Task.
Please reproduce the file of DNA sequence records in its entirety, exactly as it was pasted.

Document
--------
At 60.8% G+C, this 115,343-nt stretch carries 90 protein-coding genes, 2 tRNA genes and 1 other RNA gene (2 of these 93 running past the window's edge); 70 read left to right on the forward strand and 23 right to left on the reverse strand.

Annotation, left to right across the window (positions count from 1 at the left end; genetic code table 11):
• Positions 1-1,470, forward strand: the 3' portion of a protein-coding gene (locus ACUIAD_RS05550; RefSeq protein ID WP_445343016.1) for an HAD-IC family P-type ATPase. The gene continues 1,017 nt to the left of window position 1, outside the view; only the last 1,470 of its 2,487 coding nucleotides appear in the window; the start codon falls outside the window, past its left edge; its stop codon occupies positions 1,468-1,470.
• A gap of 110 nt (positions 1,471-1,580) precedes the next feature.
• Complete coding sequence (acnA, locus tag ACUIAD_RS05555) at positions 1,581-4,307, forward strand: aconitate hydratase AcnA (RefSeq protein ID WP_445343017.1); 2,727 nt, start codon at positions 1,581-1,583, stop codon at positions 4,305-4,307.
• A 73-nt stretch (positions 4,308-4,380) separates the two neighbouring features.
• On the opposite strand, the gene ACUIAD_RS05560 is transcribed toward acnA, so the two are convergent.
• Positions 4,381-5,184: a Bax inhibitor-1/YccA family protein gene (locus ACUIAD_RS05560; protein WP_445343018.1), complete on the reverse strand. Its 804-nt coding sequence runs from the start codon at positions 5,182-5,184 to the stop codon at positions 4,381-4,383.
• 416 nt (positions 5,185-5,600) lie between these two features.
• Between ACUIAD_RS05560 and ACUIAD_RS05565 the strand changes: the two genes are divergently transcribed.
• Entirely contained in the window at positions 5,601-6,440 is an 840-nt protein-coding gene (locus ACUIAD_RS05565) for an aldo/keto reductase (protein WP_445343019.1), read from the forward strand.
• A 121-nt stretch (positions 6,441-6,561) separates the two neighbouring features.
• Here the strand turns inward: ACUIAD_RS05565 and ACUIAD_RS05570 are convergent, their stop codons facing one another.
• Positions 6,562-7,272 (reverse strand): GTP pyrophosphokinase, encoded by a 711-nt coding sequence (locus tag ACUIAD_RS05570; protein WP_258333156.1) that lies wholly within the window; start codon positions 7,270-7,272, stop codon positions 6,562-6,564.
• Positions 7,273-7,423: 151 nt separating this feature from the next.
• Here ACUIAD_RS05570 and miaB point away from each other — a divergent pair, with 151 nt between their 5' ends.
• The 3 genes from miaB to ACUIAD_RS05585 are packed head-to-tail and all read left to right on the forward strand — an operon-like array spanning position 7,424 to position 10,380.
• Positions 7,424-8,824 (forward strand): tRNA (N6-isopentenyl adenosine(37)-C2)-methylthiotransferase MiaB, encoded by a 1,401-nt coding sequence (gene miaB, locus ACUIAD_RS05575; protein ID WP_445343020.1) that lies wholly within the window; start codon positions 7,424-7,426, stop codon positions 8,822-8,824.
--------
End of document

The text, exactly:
At 60.8% G+C, this 115,343-nt stretch carries 90 protein-coding genes, 2 tRNA genes and 1 other RNA gene (2 of these 93 running past the window's edge); 70 read left to right on the forward strand and 23 right to left on the reverse strand.

Annotation, left to right across the window (positions count from 1 at the left end; genetic code table 11):
• Positions 1-1,470, forward strand: the 3' portion of a protein-coding gene (locus ACUIAD_RS05550; RefSeq protein ID WP_445343016.1) for an HAD-IC family P-type ATPase. The gene continues 1,017 nt to the left of window position 1, outside the view; only the last 1,470 of its 2,487 coding nucleotides appear in the window; the start codon falls outside the window, past its left edge; its stop codon occupies positions 1,468-1,470.
• A gap of 110 nt (positions 1,471-1,580) precedes the next feature.
• Complete coding sequence (acnA, locus tag ACUIAD_RS05555) at positions 1,581-4,307, forward strand: aconitate hydratase AcnA (RefSeq protein ID WP_445343017.1); 2,727 nt, start codon at positions 1,581-1,583, stop codon at positions 4,305-4,307.
• A 73-nt stretch (positions 4,308-4,380) separates the two neighbouring features.
• On the opposite strand, the gene ACUIAD_RS05560 is transcribed toward acnA, so the two are convergent.
• Positions 4,381-5,184: a Bax inhibitor-1/YccA family protein gene (locus ACUIAD_RS05560; protein WP_445343018.1), complete on the reverse strand. Its 804-nt coding sequence runs from the start codon at positions 5,182-5,184 to the stop codon at positions 4,381-4,383.
• 416 nt (positions 5,185-5,600) lie between these two features.
• Between ACUIAD_RS05560 and ACUIAD_RS05565 the strand changes: the two genes are divergently transcribed.
• Entirely contained in the window at positions 5,601-6,440 is an 840-nt protein-coding gene (locus ACUIAD_RS05565) for an aldo/keto reductase (protein WP_445343019.1), read from the forward strand.
• A 121-nt stretch (positions 6,441-6,561) separates the two neighbouring features.
• Here the strand turns inward: ACUIAD_RS05565 and ACUIAD_RS05570 are convergent, their stop codons facing one another.
• Positions 6,562-7,272 (reverse strand): GTP pyrophosphokinase, encoded by a 711-nt coding sequence (locus tag ACUIAD_RS05570; protein WP_258333156.1) that lies wholly within the window; start codon positions 7,270-7,272, stop codon positions 6,562-6,564.
• Positions 7,273-7,423: 151 nt separating this feature from the next.
• Here ACUIAD_RS05570 and miaB point away from each other — a divergent pair, with 151 nt between their 5' ends.
• The 3 genes from miaB to ACUIAD_RS05585 are packed head-to-tail and all read left to right on the forward strand — an operon-like array spanning position 7,424 to position 10,380.
• Positions 7,424-8,824 (forward strand): tRNA (N6-isopentenyl adenosine(37)-C2)-methylthiotransferase MiaB, encoded by a 1,401-nt coding sequence (gene miaB, locus ACUIAD_RS05575; protein ID WP_445343020.1) that lies wholly within the window; start codon positions 7,424-7,426, stop codon positions 8,822-8,824.